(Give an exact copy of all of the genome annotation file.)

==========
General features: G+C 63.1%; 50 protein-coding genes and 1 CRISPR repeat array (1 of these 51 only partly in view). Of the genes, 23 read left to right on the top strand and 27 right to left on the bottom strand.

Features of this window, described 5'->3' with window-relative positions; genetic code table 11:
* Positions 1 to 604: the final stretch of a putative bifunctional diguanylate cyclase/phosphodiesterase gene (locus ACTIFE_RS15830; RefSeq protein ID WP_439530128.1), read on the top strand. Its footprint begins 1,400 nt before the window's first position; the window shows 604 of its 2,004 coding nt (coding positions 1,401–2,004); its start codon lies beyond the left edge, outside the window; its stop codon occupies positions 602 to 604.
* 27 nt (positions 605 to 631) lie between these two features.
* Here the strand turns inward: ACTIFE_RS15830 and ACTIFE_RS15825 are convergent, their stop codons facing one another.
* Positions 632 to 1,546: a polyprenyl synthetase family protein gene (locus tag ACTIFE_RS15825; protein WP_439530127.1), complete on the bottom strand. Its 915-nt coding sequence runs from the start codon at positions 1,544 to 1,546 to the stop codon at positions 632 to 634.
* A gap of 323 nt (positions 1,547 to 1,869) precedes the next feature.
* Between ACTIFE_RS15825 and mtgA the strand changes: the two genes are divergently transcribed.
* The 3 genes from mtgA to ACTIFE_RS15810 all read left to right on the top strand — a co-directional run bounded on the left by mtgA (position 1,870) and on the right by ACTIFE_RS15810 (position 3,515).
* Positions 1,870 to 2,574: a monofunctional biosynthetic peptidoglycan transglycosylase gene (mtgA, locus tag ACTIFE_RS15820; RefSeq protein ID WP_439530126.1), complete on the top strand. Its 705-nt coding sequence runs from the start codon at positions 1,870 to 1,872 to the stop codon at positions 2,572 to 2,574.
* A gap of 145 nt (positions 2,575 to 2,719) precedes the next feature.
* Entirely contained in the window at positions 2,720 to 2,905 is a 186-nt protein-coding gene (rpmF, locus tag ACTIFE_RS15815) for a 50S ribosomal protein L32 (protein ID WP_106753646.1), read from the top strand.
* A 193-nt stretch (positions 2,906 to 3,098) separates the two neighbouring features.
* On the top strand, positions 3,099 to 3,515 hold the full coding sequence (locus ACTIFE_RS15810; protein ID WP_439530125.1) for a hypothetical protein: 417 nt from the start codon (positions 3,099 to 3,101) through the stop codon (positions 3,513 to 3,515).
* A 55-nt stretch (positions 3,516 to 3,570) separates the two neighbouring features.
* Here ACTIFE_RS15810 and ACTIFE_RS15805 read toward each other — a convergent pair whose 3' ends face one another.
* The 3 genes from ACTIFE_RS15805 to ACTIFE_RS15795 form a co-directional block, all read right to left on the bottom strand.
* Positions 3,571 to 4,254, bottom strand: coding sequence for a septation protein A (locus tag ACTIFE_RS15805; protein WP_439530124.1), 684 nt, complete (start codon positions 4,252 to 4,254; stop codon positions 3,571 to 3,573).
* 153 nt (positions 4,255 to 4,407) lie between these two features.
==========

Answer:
General features: G+C 63.1%; 50 protein-coding genes and 1 CRISPR repeat array (1 of these 51 only partly in view). Of the genes, 23 read left to right on the top strand and 27 right to left on the bottom strand.

Features of this window, described 5'->3' with window-relative positions; genetic code table 11:
* Positions 1 to 604: the final stretch of a putative bifunctional diguanylate cyclase/phosphodiesterase gene (locus ACTIFE_RS15830; RefSeq protein ID WP_439530128.1), read on the top strand. Its footprint begins 1,400 nt before the window's first position; the window shows 604 of its 2,004 coding nt (coding positions 1,401–2,004); its start codon lies beyond the left edge, outside the window; its stop codon occupies positions 602 to 604.
* 27 nt (positions 605 to 631) lie between these two features.
* Here the strand turns inward: ACTIFE_RS15830 and ACTIFE_RS15825 are convergent, their stop codons facing one another.
* Positions 632 to 1,546: a polyprenyl synthetase family protein gene (locus tag ACTIFE_RS15825; protein WP_439530127.1), complete on the bottom strand. Its 915-nt coding sequence runs from the start codon at positions 1,544 to 1,546 to the stop codon at positions 632 to 634.
* A gap of 323 nt (positions 1,547 to 1,869) precedes the next feature.
* Between ACTIFE_RS15825 and mtgA the strand changes: the two genes are divergently transcribed.
* The 3 genes from mtgA to ACTIFE_RS15810 all read left to right on the top strand — a co-directional run bounded on the left by mtgA (position 1,870) and on the right by ACTIFE_RS15810 (position 3,515).
* Positions 1,870 to 2,574: a monofunctional biosynthetic peptidoglycan transglycosylase gene (mtgA, locus tag ACTIFE_RS15820; RefSeq protein ID WP_439530126.1), complete on the top strand. Its 705-nt coding sequence runs from the start codon at positions 1,870 to 1,872 to the stop codon at positions 2,572 to 2,574.
* A gap of 145 nt (positions 2,575 to 2,719) precedes the next feature.
* Entirely contained in the window at positions 2,720 to 2,905 is a 186-nt protein-coding gene (rpmF, locus tag ACTIFE_RS15815) for a 50S ribosomal protein L32 (protein ID WP_106753646.1), read from the top strand.
* A 193-nt stretch (positions 2,906 to 3,098) separates the two neighbouring features.
* On the top strand, positions 3,099 to 3,515 hold the full coding sequence (locus ACTIFE_RS15810; protein ID WP_439530125.1) for a hypothetical protein: 417 nt from the start codon (positions 3,099 to 3,101) through the stop codon (positions 3,513 to 3,515).
* A 55-nt stretch (positions 3,516 to 3,570) separates the two neighbouring features.
* Here ACTIFE_RS15810 and ACTIFE_RS15805 read toward each other — a convergent pair whose 3' ends face one another.
* The 3 genes from ACTIFE_RS15805 to ACTIFE_RS15795 form a co-directional block, all read right to left on the bottom strand.
* Positions 3,571 to 4,254, bottom strand: coding sequence for a septation protein A (locus tag ACTIFE_RS15805; protein WP_439530124.1), 684 nt, complete (start codon positions 4,252 to 4,254; stop codon positions 3,571 to 3,573).
* 153 nt (positions 4,255 to 4,407) lie between these two features.